I listened to a beautiful podcast the other day by Chimamanda Ngozi Adichie on “the danger of the single story.” Her point was that when we only tell one kind of story about a person or a place we cheapen our understanding. She began with her experience as an African writer, one who all too often only hears one kind of story about a whole continent. As she remarked, it’s not that stereotypes aren’t true, it’s that they make one story the only story. Having more than one story gives us a richer understanding of the world.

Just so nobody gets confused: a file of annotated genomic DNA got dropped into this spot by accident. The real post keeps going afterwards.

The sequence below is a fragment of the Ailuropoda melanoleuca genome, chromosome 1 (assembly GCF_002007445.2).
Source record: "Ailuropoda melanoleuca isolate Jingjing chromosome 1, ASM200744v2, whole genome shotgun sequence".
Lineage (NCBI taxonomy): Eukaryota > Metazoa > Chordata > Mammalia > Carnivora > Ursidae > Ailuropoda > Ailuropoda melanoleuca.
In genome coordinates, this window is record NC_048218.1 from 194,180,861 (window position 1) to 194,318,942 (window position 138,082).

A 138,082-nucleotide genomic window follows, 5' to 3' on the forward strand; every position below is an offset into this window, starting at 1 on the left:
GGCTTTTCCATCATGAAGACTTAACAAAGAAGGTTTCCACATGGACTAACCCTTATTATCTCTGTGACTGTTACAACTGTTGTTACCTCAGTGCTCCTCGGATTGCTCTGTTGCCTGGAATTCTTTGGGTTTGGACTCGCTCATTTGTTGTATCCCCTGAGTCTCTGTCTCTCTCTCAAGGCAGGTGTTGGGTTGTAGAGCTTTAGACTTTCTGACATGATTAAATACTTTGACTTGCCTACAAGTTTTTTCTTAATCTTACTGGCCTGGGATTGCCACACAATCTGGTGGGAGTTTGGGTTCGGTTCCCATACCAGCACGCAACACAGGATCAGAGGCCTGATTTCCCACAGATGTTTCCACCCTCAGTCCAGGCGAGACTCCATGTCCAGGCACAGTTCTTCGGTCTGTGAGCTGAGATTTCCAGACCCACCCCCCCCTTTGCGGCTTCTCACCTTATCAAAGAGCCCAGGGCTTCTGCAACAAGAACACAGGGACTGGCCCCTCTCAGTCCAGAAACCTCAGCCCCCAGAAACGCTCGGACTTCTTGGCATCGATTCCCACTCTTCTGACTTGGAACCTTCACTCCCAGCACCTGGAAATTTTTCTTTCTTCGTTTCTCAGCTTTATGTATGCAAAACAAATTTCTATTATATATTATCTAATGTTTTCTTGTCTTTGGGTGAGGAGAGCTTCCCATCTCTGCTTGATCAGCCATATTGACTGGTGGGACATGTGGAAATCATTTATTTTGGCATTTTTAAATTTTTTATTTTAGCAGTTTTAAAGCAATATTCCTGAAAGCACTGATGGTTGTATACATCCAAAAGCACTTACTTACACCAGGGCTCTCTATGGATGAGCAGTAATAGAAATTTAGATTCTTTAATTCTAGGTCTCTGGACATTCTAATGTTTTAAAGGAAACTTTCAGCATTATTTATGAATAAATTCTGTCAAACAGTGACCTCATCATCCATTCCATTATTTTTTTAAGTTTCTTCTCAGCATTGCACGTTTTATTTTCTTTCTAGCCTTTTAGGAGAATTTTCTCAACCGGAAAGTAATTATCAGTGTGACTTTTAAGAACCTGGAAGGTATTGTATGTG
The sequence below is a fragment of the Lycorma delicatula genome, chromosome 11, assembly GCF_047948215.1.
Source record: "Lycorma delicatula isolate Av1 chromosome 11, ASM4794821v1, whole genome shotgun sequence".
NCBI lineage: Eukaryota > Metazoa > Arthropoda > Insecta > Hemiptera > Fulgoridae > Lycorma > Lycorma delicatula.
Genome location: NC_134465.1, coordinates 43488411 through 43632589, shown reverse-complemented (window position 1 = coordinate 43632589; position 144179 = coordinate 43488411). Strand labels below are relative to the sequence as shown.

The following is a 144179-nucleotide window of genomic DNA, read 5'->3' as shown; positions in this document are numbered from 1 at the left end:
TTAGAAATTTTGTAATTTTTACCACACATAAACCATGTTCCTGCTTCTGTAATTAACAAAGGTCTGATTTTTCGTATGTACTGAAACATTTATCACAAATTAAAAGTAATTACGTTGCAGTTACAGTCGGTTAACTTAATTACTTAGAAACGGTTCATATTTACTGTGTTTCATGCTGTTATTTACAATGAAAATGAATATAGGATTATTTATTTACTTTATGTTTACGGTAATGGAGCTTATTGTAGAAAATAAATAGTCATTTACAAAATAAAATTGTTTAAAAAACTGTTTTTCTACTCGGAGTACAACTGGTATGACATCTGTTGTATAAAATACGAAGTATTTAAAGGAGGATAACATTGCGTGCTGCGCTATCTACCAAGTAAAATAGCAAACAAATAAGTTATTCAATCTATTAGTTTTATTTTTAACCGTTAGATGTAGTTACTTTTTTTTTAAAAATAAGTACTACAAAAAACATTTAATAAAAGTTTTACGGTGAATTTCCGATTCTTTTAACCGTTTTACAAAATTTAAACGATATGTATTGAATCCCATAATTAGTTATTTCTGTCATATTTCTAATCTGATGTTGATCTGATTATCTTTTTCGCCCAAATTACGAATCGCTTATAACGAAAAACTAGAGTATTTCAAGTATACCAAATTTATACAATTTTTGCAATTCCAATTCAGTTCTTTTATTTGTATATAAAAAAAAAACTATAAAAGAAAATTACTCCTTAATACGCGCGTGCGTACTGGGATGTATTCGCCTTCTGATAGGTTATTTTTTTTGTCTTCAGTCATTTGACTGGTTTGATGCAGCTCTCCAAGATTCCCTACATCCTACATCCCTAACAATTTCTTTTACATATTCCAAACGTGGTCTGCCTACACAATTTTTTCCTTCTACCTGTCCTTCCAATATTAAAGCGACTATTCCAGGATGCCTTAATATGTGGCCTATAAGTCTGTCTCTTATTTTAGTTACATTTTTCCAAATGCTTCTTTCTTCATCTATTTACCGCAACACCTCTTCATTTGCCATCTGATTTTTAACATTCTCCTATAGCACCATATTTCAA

How does this connect to the lab? Well, our aim is to use quantity to better understand literature and creativity. Adichie’s point is that when we focus on single things we get locked into single versions of them. We need quantity to help envision and imagine alternatives. Often when we use quantity we do so to reduce diversity into a single summary-like assessment. Fan fiction tends to look this way or the nineteenth-century novel behaves this way. I’m hoping that as we move forward we can begin to locate the diversity within quantity, the different kinds of stories that are available to us within the large quantities of stories that we have been telling ourselves for centuries. The goal is to make our generalizations more flexible, while still being based on something more than our personal beliefs or single pieces of evidence.